Community members clean up Baltimore area

By JASON NGUYEN | September 20, 2018

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Repair the World works with various nonprofits to do community service.

Repair the World: Baltimore hosted its annual Day to Unite at the Baltimore Community ToolBank on Sept. 16. Community members worked together on various environmental projects.

According to their website, Repair the World inspires American Jews to give time and effort to serve those in need, aiming to make service a defining part of American-Jewish life.

Repair the World: Baltimore organized the event on Sunday. Day to Unite is one of the Jewish Volunteer Connection’s (JVC) four annual days of service. JVC oversees all operations of Repair the World: Baltimore. 

Diana Goldsmith, program associate at JVC, hopes that this event will be an opportunity to spread volunteerism in the city. 

“Together, JVC and Repair the World: Baltimore, partnered up to provide volunteer opportunities for young professionals in the Baltimore community and give them a chance to learn about social justice issues,” she said.

Repair the World works closely with local nonprofits to create service and educational projects to empower the Baltimore community and volunteers who work with them. 

Partnering with IMPACT Baltimore, Charm City Tribe, Moishe House Baltimore and Jewish Tigers Alumni Alliance, 30 volunteers met on Sunday to clean, sharpen and organize tools and do gardening work from 10:00 a.m. to 1:00 p.m. The event’s operations were not impacted by Hurricane Florence.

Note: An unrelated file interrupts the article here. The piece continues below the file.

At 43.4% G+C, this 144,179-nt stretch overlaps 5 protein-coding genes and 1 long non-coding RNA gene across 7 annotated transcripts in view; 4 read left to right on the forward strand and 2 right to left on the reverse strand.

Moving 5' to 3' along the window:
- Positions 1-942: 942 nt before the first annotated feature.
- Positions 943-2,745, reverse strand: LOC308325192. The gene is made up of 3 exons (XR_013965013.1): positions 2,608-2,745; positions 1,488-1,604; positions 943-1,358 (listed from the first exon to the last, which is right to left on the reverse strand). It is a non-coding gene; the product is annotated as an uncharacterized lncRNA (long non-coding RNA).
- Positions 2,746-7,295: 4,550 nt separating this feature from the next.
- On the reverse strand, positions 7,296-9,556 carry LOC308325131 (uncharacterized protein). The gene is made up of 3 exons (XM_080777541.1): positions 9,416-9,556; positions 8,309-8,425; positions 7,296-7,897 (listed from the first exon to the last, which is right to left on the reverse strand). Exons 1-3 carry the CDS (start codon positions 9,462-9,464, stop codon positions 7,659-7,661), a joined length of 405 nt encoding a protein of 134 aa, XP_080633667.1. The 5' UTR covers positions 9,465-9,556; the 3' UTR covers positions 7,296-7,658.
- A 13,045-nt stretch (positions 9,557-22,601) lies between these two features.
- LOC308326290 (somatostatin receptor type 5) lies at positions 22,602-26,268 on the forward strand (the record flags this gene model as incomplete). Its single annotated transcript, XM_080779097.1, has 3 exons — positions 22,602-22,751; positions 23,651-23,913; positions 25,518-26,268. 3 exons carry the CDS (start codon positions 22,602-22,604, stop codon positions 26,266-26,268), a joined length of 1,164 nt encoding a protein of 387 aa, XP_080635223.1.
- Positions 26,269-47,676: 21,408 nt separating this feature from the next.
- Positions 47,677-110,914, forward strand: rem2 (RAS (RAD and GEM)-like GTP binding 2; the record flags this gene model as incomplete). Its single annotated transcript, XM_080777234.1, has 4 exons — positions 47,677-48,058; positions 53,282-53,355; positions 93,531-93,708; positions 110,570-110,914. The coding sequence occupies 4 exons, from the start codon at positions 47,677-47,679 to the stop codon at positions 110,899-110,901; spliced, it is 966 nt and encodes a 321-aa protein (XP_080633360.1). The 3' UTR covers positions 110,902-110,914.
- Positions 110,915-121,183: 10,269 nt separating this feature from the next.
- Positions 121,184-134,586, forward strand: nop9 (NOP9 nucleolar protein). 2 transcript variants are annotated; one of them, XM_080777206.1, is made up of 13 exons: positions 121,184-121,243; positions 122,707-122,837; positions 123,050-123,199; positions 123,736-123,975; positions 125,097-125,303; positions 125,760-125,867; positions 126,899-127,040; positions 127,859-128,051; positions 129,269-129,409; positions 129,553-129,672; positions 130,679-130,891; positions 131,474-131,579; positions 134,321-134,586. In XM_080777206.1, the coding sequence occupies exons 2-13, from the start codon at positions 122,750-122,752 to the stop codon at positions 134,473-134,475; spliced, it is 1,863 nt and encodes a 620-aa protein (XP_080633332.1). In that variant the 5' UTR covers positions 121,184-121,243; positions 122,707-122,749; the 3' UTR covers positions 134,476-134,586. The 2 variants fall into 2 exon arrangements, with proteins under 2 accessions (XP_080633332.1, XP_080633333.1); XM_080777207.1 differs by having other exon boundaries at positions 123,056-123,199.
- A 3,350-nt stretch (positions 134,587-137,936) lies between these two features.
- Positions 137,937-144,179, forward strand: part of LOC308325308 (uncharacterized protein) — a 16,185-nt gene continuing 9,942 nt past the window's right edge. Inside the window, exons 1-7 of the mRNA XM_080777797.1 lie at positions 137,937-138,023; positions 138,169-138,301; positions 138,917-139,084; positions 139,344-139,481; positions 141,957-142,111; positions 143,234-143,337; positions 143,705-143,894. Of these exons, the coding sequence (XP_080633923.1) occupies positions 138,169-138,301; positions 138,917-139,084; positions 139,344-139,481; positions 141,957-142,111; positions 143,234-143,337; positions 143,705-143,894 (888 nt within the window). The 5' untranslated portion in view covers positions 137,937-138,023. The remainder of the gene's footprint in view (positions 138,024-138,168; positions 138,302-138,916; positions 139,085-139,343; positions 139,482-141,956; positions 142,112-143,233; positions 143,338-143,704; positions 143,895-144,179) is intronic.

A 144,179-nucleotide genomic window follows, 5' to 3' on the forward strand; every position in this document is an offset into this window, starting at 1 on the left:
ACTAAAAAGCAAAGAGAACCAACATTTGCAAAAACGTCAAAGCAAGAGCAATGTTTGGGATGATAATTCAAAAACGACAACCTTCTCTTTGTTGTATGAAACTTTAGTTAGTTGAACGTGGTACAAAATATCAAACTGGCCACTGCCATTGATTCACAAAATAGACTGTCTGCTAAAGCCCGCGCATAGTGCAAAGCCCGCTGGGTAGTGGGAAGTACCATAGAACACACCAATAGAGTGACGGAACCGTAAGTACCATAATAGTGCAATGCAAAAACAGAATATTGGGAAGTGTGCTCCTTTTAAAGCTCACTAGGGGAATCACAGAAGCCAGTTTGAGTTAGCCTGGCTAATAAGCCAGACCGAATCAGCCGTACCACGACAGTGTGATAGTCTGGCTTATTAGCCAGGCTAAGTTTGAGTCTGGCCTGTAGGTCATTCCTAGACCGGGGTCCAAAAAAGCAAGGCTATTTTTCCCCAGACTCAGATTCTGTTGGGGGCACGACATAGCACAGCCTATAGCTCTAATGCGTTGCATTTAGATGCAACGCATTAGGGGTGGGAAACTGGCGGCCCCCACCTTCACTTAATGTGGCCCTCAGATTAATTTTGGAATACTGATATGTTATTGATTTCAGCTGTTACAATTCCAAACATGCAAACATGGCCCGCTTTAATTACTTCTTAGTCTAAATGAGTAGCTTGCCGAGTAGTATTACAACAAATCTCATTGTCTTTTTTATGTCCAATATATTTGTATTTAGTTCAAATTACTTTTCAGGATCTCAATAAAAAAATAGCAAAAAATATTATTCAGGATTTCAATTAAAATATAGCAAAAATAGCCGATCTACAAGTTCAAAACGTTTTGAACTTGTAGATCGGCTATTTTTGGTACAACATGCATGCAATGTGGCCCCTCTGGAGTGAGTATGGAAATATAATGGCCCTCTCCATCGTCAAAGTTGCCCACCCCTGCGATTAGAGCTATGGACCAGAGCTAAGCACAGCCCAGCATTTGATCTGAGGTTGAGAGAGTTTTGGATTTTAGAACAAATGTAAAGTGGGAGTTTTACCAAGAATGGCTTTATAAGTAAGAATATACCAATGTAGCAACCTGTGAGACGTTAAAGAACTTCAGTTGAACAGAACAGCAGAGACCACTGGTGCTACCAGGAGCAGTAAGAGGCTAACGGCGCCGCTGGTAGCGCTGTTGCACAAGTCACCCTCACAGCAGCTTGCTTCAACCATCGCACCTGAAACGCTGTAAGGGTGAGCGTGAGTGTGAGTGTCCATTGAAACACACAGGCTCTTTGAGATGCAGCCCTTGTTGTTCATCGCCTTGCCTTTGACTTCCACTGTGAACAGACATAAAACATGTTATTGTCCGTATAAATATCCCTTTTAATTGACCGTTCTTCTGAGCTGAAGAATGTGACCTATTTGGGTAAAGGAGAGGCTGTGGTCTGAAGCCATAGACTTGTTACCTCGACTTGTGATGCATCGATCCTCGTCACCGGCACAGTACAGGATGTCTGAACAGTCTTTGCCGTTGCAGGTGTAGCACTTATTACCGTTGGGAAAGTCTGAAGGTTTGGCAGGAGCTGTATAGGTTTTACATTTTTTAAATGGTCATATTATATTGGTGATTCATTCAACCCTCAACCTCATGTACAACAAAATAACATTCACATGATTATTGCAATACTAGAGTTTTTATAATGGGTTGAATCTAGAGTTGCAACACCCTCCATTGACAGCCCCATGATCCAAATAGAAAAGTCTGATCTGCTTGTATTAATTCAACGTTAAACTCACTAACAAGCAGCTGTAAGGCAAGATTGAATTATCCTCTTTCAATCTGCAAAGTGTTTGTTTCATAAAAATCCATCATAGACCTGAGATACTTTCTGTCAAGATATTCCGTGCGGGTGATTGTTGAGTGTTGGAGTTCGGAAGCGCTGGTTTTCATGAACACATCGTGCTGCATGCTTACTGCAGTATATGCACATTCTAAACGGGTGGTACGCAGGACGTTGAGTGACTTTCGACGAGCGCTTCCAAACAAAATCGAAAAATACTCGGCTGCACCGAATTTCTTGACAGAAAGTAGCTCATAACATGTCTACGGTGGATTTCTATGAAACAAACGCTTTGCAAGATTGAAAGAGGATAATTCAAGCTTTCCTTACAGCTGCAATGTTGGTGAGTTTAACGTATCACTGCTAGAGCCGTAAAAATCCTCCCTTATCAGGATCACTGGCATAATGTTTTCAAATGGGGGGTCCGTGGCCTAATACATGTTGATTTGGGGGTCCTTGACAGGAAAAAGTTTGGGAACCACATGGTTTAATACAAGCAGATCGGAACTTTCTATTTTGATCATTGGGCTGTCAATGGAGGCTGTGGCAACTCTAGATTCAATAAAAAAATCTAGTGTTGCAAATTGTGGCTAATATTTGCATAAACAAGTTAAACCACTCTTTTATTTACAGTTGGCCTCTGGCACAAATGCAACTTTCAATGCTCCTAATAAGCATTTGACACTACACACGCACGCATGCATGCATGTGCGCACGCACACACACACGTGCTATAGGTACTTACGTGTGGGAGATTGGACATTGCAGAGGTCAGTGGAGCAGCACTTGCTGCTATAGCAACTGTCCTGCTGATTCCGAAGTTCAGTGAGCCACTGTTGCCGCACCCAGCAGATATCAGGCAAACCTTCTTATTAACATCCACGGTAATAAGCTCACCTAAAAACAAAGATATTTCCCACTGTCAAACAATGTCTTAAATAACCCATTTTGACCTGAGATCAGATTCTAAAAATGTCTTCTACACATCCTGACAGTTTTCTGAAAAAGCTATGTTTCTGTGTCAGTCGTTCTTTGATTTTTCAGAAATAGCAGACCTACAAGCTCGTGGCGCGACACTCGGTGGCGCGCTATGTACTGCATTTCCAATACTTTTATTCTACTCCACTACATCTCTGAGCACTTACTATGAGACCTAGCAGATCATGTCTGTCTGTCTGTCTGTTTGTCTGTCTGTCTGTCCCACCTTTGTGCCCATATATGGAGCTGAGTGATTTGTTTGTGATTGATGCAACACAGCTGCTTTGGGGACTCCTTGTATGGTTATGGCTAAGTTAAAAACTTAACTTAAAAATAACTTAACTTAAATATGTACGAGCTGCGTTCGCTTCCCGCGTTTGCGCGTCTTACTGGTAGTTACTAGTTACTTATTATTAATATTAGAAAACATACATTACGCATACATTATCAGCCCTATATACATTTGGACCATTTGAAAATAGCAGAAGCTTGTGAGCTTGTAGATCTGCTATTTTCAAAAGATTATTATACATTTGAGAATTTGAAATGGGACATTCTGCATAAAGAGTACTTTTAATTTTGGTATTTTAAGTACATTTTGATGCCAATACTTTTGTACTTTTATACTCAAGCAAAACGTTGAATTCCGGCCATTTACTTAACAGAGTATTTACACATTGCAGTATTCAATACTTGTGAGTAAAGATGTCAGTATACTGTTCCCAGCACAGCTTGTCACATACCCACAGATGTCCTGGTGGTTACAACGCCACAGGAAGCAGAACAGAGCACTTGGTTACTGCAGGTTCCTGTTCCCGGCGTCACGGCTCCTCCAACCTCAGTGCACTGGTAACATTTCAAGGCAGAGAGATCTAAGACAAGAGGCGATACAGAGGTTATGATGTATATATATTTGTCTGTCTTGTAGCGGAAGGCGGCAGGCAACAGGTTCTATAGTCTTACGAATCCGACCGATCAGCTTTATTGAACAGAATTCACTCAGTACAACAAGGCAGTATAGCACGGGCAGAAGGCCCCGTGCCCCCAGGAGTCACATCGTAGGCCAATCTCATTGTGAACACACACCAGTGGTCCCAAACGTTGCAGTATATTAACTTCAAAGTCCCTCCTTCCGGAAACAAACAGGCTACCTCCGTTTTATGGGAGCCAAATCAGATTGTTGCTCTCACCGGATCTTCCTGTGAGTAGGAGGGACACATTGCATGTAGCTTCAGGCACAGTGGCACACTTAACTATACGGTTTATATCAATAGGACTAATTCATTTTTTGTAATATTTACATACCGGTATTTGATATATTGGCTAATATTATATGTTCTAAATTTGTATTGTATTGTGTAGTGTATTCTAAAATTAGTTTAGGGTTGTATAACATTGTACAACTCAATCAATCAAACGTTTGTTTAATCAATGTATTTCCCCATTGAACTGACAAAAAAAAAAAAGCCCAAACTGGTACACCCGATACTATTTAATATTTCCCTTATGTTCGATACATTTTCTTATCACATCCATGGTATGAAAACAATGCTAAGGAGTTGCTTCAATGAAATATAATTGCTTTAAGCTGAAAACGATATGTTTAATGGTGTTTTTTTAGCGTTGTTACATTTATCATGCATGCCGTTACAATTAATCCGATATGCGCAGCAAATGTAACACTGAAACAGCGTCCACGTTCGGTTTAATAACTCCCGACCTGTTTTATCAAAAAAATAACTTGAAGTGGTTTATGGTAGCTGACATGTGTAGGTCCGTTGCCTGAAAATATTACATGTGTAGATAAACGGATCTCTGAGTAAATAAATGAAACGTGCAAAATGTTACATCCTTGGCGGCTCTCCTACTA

Day to Unite volunteers were made up of new and regular volunteers. Many participants voiced their interest in making a difference in the Baltimore community. 

This was the first Day to Unite that was partnered with working with Baltimore ToolBank. 

Josh Sherman, Repair the World associate at JVC, expressed his excitement that the two organizations were collaborating. 

“We’re really excited we have a strong partnership with the ToolBank and [to] get our volunteers out into the city today,” Sherman said.

According to Sherman, there is currently more pressure on Repair the World: Baltimore with the surge in scientific research pointing toward the negative effects climate change has on the environment. 

“It’s important that we take care of the environment we live in,” he said.

Dov Hoffman, a volunteer at Sunday’s event, has been volunteering for Repair the World: Baltimore for over two years. 

“I want to help Baltimore through sustainability and cleaning the environment,” he said. “As a Baltimore resident, I feel that volunteering for Repair the World, I’m giving back to the community.” 

JVC and Repair the World both believe volunteering is important because service is a key pillar of life. As part of the organization, volunteers are encouraged to connect with the Jewish young adult community in Baltimore.

Goldsmith urges interaction with service work to better their communities.

“You’re never going to wake up one day and wish you volunteered less. This is a great way to come meet people who are like-minded and really want to give back and to see different parts of the Baltimore community that you’re not familiar with,” she said. 

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